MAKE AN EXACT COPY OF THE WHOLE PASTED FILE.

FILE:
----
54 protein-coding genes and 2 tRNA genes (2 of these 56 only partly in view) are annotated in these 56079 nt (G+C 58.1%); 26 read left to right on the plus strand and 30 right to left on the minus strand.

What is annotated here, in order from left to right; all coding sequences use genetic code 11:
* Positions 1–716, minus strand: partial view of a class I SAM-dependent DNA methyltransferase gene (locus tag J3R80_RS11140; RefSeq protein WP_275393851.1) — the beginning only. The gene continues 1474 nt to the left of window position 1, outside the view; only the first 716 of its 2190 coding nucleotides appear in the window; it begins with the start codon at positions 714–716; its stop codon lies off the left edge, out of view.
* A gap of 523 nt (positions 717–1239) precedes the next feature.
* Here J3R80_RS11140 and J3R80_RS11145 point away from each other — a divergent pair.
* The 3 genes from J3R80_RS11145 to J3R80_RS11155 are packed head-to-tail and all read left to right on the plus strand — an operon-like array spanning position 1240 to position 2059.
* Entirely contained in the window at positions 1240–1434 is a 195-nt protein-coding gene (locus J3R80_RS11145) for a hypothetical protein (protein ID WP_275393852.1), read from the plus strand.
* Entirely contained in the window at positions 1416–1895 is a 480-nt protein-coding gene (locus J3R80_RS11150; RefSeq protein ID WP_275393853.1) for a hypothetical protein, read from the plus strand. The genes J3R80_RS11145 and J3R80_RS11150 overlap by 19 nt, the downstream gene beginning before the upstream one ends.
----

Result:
54 protein-coding genes and 2 tRNA genes (2 of these 56 only partly in view) are annotated in these 56079 nt (G+C 58.1%); 26 read left to right on the plus strand and 30 right to left on the minus strand.

What is annotated here, in order from left to right; all coding sequences use genetic code 11:
* Positions 1–716, minus strand: partial view of a class I SAM-dependent DNA methyltransferase gene (locus tag J3R80_RS11140; RefSeq protein WP_275393851.1) — the beginning only. The gene continues 1474 nt to the left of window position 1, outside the view; only the first 716 of its 2190 coding nucleotides appear in the window; it begins with the start codon at positions 714–716; its stop codon lies off the left edge, out of view.
* A gap of 523 nt (positions 717–1239) precedes the next feature.
* Here J3R80_RS11140 and J3R80_RS11145 point away from each other — a divergent pair.
* The 3 genes from J3R80_RS11145 to J3R80_RS11155 are packed head-to-tail and all read left to right on the plus strand — an operon-like array spanning position 1240 to position 2059.
* Entirely contained in the window at positions 1240–1434 is a 195-nt protein-coding gene (locus J3R80_RS11145) for a hypothetical protein (protein ID WP_275393852.1), read from the plus strand.
* Entirely contained in the window at positions 1416–1895 is a 480-nt protein-coding gene (locus J3R80_RS11150; RefSeq protein ID WP_275393853.1) for a hypothetical protein, read from the plus strand. The genes J3R80_RS11145 and J3R80_RS11150 overlap by 19 nt, the downstream gene beginning before the upstream one ends.